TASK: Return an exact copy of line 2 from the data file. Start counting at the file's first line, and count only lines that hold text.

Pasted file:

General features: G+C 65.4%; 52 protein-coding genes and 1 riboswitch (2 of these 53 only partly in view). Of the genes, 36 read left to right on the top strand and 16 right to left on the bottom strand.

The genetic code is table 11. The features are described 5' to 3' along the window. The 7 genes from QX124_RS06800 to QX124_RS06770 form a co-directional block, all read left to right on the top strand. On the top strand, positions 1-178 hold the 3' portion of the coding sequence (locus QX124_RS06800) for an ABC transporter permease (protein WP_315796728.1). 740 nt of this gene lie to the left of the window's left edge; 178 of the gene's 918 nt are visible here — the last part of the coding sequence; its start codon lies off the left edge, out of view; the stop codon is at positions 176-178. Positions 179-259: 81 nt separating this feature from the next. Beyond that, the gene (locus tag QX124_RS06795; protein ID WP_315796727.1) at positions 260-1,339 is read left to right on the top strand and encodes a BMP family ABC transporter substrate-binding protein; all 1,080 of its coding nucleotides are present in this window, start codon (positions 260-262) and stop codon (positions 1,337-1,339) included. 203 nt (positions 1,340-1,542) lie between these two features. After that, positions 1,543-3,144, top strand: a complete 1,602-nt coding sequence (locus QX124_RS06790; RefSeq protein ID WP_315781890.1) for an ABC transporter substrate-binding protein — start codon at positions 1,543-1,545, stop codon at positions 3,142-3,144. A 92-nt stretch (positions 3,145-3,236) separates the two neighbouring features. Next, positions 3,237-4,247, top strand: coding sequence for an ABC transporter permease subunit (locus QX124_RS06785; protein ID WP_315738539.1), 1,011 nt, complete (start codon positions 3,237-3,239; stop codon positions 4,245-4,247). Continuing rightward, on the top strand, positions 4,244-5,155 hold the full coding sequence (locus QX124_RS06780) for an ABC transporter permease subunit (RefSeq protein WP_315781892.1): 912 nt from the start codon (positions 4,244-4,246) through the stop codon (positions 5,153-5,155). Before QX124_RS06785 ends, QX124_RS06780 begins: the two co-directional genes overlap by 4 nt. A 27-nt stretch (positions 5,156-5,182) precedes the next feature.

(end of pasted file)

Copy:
The genetic code is table 11. The features are described 5' to 3' along the window. The 7 genes from QX124_RS06800 to QX124_RS06770 form a co-directional block, all read left to right on the top strand. On the top strand, positions 1-178 hold the 3' portion of the coding sequence (locus QX124_RS06800) for an ABC transporter permease (protein WP_315796728.1). 740 nt of this gene lie to the left of the window's left edge; 178 of the gene's 918 nt are visible here — the last part of the coding sequence; its start codon lies off the left edge, out of view; the stop codon is at positions 176-178. Positions 179-259: 81 nt separating this feature from the next. Beyond that, the gene (locus tag QX124_RS06795; protein ID WP_315796727.1) at positions 260-1,339 is read left to right on the top strand and encodes a BMP family ABC transporter substrate-binding protein; all 1,080 of its coding nucleotides are present in this window, start codon (positions 260-262) and stop codon (positions 1,337-1,339) included. 203 nt (positions 1,340-1,542) lie between these two features. After that, positions 1,543-3,144, top strand: a complete 1,602-nt coding sequence (locus QX124_RS06790; RefSeq protein ID WP_315781890.1) for an ABC transporter substrate-binding protein — start codon at positions 1,543-1,545, stop codon at positions 3,142-3,144. A 92-nt stretch (positions 3,145-3,236) separates the two neighbouring features. Next, positions 3,237-4,247, top strand: coding sequence for an ABC transporter permease subunit (locus QX124_RS06785; protein ID WP_315738539.1), 1,011 nt, complete (start codon positions 3,237-3,239; stop codon positions 4,245-4,247). Continuing rightward, on the top strand, positions 4,244-5,155 hold the full coding sequence (locus QX124_RS06780) for an ABC transporter permease subunit (RefSeq protein WP_315781892.1): 912 nt from the start codon (positions 4,244-4,246) through the stop codon (positions 5,153-5,155). Before QX124_RS06785 ends, QX124_RS06780 begins: the two co-directional genes overlap by 4 nt. A 27-nt stretch (positions 5,156-5,182) precedes the next feature.